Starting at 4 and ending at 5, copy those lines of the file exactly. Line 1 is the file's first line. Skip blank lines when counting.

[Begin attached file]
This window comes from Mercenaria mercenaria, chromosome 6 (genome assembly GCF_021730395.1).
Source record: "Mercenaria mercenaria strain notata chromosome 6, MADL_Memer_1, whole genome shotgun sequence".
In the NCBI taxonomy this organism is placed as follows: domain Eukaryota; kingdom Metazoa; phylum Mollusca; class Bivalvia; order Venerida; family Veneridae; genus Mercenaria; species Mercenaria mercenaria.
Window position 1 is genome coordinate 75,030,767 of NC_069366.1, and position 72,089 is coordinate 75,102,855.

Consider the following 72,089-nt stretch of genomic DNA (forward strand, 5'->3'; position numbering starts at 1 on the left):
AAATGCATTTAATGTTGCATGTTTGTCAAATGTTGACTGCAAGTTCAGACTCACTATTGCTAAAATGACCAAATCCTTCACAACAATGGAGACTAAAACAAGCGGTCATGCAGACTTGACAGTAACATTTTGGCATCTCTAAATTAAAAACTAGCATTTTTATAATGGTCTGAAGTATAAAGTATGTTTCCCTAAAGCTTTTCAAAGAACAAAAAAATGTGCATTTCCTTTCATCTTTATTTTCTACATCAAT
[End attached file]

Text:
Window position 1 is genome coordinate 75,030,767 of NC_069366.1, and position 72,089 is coordinate 75,102,855.

Consider the following 72,089-nt stretch of genomic DNA (forward strand, 5'->3'; position numbering starts at 1 on the left):